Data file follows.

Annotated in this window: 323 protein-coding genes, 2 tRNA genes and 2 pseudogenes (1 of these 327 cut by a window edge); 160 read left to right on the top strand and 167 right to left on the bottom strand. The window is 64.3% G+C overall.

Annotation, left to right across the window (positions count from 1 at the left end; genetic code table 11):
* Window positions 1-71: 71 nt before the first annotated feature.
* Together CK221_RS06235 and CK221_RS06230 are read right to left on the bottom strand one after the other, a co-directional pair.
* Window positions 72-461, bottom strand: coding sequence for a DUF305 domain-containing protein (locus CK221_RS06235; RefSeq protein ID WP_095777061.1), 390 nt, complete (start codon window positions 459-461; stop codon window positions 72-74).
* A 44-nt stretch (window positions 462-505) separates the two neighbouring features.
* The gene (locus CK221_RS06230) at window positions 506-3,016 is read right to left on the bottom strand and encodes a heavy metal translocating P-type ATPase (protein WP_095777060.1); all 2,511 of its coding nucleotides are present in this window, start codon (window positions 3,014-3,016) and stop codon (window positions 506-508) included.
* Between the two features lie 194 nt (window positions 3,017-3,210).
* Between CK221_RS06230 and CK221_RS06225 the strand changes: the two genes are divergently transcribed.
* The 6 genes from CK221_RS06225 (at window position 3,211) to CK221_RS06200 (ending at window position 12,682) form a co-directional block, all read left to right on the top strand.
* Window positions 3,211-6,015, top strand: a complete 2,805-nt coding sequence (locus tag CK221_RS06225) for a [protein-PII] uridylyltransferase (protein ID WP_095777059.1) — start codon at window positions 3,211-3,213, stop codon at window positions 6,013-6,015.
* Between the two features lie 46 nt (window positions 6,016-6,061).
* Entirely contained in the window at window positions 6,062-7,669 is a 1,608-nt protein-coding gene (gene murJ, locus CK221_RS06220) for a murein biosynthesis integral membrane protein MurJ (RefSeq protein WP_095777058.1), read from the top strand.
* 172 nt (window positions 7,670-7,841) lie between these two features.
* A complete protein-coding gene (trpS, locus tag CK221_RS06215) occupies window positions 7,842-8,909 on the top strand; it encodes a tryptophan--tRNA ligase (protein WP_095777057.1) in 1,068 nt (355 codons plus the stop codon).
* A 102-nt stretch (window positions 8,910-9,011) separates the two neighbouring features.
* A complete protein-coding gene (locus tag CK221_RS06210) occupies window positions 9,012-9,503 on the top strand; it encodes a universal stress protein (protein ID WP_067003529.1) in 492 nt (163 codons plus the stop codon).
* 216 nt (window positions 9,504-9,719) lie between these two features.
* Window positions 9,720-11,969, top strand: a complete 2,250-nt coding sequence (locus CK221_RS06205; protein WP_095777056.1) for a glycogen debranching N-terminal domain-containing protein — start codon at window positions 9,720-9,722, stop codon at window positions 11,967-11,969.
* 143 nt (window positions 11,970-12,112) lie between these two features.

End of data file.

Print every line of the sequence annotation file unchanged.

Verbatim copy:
Annotated in this window: 323 protein-coding genes, 2 tRNA genes and 2 pseudogenes (1 of these 327 cut by a window edge); 160 read left to right on the top strand and 167 right to left on the bottom strand. The window is 64.3% G+C overall.

Annotation, left to right across the window (positions count from 1 at the left end; genetic code table 11):
* Window positions 1-71: 71 nt before the first annotated feature.
* Together CK221_RS06235 and CK221_RS06230 are read right to left on the bottom strand one after the other, a co-directional pair.
* Window positions 72-461, bottom strand: coding sequence for a DUF305 domain-containing protein (locus CK221_RS06235; RefSeq protein ID WP_095777061.1), 390 nt, complete (start codon window positions 459-461; stop codon window positions 72-74).
* A 44-nt stretch (window positions 462-505) separates the two neighbouring features.
* The gene (locus CK221_RS06230) at window positions 506-3,016 is read right to left on the bottom strand and encodes a heavy metal translocating P-type ATPase (protein WP_095777060.1); all 2,511 of its coding nucleotides are present in this window, start codon (window positions 3,014-3,016) and stop codon (window positions 506-508) included.
* Between the two features lie 194 nt (window positions 3,017-3,210).
* Between CK221_RS06230 and CK221_RS06225 the strand changes: the two genes are divergently transcribed.
* The 6 genes from CK221_RS06225 (at window position 3,211) to CK221_RS06200 (ending at window position 12,682) form a co-directional block, all read left to right on the top strand.
* Window positions 3,211-6,015, top strand: a complete 2,805-nt coding sequence (locus tag CK221_RS06225) for a [protein-PII] uridylyltransferase (protein ID WP_095777059.1) — start codon at window positions 3,211-3,213, stop codon at window positions 6,013-6,015.
* Between the two features lie 46 nt (window positions 6,016-6,061).
* Entirely contained in the window at window positions 6,062-7,669 is a 1,608-nt protein-coding gene (gene murJ, locus CK221_RS06220) for a murein biosynthesis integral membrane protein MurJ (RefSeq protein WP_095777058.1), read from the top strand.
* 172 nt (window positions 7,670-7,841) lie between these two features.
* A complete protein-coding gene (trpS, locus tag CK221_RS06215) occupies window positions 7,842-8,909 on the top strand; it encodes a tryptophan--tRNA ligase (protein WP_095777057.1) in 1,068 nt (355 codons plus the stop codon).
* A 102-nt stretch (window positions 8,910-9,011) separates the two neighbouring features.
* A complete protein-coding gene (locus tag CK221_RS06210) occupies window positions 9,012-9,503 on the top strand; it encodes a universal stress protein (protein ID WP_067003529.1) in 492 nt (163 codons plus the stop codon).
* 216 nt (window positions 9,504-9,719) lie between these two features.
* Window positions 9,720-11,969, top strand: a complete 2,250-nt coding sequence (locus CK221_RS06205; protein WP_095777056.1) for a glycogen debranching N-terminal domain-containing protein — start codon at window positions 9,720-9,722, stop codon at window positions 11,967-11,969.
* 143 nt (window positions 11,970-12,112) lie between these two features.